For the first time in living memory, today's New York primary could prove pivotal for both major-party presidential races. For Brooklyn native Bernie Sanders, this could be his Waterloo: If he doesn't eke out a victory in the home of Occupy Wall Street and the insurgent Zephyr Teachout campaign, his chances of winning more non-superdelegates than Hillary Clinton before the Democratic National Convention dwindles to virtually nil.
And though Donald Trump will certainly notch a #YUGE victory in the popular statewide vote, today is actually a high-stakes nailbiter for the Manhattan real estate icon, because of the Empire State's Byzantine rules for delegate selection. Each of New York's 27 congressional districts—regardless of whether any actual Republicans live in them—will award three delegates; any candidate winning 50+ percent in that district sweeps all three, but 49.9 percent gets you just two. The same formula is applied to the statewide total, and divvied up between 14 delegates. In plainer English, if Trump wins 50.1 percent in all 27 districts, he gets all 95 of New York's delegates; if he wins 49.9 percent, he gets just 61. That 34-delegate swing alone is larger than the number Trump won with his runaway romp in the state of Tennessee.
How close is Donald's margin for error? Consider that in the last seven New York polls, his percentages have been 50-51-54-49-57-54-55. As New York Times number-cruncher Nate Cohn puts it, "A few votes here or there could make the difference between a solid or shaky road to the Republican nomination." FiveThirtyEight (whose guide to the New York primary is a must-read for those interested), currently has Trump's average projection for overall delegates at a close-but-no-cigar 1,172; its New York projection is for 71. ABC News political analyst Matt Dowd says, "If he picks up north of 75, he has a real path to 1,237." Conservative talker Hugh Hewitt tweets that "If he sweeps 95 delegates a big win. If he's under 80 a loss. In between, meh…contested convention."
So what obstacle could block a few Trump votes here and there? Well, the same one that prevented two of his own children from voting for him today: New York's ridiculously restrictive voting laws.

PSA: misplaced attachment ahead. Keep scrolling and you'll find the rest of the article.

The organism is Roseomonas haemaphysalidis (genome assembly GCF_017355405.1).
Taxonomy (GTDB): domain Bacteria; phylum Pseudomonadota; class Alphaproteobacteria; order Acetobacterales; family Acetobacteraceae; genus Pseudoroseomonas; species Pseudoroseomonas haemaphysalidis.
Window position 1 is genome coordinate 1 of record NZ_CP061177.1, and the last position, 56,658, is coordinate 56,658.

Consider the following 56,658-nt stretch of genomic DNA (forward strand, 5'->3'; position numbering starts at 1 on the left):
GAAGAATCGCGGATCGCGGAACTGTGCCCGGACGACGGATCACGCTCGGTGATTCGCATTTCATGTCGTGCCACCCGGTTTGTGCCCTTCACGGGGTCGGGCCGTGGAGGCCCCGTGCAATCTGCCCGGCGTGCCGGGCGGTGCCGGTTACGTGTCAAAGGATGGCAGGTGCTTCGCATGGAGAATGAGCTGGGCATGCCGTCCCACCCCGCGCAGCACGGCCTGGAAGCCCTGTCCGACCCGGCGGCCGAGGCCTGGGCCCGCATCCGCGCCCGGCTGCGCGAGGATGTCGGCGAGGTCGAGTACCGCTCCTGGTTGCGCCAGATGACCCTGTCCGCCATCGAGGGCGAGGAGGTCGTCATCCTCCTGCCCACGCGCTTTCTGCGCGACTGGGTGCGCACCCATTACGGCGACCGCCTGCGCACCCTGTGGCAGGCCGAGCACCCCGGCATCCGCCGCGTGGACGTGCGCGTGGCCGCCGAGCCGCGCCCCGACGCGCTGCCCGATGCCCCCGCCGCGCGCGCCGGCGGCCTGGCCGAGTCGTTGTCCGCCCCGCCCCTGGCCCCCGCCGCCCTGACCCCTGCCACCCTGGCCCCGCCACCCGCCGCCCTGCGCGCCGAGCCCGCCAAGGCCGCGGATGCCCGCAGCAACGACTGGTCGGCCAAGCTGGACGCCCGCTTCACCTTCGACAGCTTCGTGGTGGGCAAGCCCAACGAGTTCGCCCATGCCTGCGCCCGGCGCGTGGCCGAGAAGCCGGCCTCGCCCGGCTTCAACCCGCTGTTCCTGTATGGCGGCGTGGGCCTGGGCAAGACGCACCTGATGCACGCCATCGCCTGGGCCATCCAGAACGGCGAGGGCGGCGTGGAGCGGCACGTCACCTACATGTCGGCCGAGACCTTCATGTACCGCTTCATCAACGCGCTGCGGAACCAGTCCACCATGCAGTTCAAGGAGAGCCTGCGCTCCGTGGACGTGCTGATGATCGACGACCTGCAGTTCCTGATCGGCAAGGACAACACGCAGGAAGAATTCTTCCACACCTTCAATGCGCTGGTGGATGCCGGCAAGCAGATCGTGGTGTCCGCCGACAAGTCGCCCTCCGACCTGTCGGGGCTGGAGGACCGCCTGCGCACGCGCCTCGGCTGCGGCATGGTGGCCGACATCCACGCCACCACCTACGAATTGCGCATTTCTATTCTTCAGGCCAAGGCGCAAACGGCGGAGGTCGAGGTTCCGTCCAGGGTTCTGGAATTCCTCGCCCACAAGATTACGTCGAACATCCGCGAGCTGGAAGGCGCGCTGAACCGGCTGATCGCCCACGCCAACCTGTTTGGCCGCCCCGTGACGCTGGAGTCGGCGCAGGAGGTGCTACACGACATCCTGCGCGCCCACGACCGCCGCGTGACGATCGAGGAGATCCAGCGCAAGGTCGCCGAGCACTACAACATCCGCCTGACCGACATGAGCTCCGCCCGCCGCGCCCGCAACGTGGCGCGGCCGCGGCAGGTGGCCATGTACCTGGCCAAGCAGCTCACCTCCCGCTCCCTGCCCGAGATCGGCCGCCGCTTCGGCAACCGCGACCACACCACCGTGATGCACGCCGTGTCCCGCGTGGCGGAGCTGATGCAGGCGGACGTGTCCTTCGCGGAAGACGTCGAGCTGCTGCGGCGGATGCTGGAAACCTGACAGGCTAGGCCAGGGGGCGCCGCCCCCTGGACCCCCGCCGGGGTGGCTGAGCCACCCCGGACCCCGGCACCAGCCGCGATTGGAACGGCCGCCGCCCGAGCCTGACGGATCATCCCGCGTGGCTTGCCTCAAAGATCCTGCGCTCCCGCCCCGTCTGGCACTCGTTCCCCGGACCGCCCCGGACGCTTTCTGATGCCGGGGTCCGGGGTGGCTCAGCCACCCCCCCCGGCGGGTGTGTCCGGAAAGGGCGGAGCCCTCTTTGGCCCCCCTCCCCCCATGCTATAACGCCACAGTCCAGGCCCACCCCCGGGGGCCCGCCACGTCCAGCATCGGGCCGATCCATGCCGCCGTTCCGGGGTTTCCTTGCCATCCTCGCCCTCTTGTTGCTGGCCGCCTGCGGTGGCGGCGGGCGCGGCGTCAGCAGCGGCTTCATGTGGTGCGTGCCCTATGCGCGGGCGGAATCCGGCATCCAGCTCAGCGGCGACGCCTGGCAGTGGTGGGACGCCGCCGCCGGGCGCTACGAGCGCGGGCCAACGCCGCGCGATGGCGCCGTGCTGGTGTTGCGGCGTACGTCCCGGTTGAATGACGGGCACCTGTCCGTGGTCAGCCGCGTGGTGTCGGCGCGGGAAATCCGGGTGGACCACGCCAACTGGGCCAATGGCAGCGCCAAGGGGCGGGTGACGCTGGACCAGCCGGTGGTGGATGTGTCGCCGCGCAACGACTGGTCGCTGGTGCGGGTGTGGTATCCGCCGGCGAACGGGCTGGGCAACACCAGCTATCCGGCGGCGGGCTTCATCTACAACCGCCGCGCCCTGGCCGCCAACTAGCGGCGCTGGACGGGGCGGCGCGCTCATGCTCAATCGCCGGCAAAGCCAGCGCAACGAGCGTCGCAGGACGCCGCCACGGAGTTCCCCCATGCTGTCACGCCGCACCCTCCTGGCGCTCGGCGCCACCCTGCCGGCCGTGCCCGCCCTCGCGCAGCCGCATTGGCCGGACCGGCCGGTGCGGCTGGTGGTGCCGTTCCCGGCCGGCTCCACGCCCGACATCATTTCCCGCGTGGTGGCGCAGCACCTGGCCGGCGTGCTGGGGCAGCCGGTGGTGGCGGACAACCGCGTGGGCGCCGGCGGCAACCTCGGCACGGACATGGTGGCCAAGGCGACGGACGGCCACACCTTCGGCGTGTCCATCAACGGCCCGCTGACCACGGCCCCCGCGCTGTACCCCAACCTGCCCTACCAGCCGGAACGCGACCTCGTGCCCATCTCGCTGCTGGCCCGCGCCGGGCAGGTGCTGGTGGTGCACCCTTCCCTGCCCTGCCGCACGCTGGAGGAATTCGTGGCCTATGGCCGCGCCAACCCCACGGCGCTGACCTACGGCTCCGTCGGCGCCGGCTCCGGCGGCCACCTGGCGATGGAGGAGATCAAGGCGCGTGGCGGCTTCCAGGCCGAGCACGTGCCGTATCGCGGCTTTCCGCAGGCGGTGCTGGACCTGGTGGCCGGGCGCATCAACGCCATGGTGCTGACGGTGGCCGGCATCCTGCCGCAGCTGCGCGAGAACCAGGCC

As The Nation's Ari Berman recently summarized, "The voter-registration deadline for the April 19 primary closed 25 days beforehand…and independent or unaffiliated voters had to change their party registrations by October 9, 193 days before April 19, to vote in the closed Democratic or Republican primaries. This will disenfranchise nearly 30 percent of New Yorkers."
I'm a lifelong independent, so have no expectation of being handed a gold-plated invitation to vote in a political party's primary (unless those primaries are being financed by even one penny of my taxes, in which case: open up, ya bastidges!). But when I toyed half-heartedly two weeks ago with entering the NY fray to vote against either Trump or Hillary Clinton, hearing back that I needed to have made that call six months ago was clarifying. At a time when major-party affiliation is in (IMO) irreversible decline, the two remaining clumps of bitter-clingers are grasping at any available stick to beat back potential swarms of enthusiastic (and often righteously hostile) outsiders.
Professional Democrats and Republicans have a reflexive and sneering distrust of motivated independents, up until the very moment they become one (welcome aboard, Jonah Goldberg!). Front-runner Hillary Clinton, who has consistently trailed Bernie Sanders among independents by a staggering 50 percentage points, sniffs: "He's a relatively new Democrat, and, in fact, I'm not even sure he is one. He's running as one. So I don't know quite how to characterize him." Then you probably would not know how to characterize millennials, Madame Secretary, which may help explain why they're just not that into you.
Donald Trump's success in attracting unaffiliated conservatives in open-primary states has left many Republicans calling for even more closed primaries. You can disdain Trump, and conclude that much of his process-complaints are just sour grapes, while still acknowledging that the system occasionally is deliberately anti-democratic, and not in a particularly clever way. A party that treats repeated insurgencies within its own base as a problem to be contained is a party that refuses to learn—and as a direct result, continues to wither.
There are legal cases against closed primaries; click here and here for more. Ultimately I'm more fascinated by the sight—and the opportunities that flow from it—of dwindling duopolists trying desperately to fire their potential best new customers. Unaffiliated voters make up a plurality in states like Connecticut; you think they're looking at the party shenanigans next door and second-guessing that decision?
Swarms of independent voters are the future of American politics. They will not always swarm in the direction you want, but they are upending the political status quo every two years, notching at least some libertarian victories, and proving instinctively allergic to top-down control. If they lose both major-party nominating fights this year, Lord only knows how that vast and unpredictable energy will be spent next.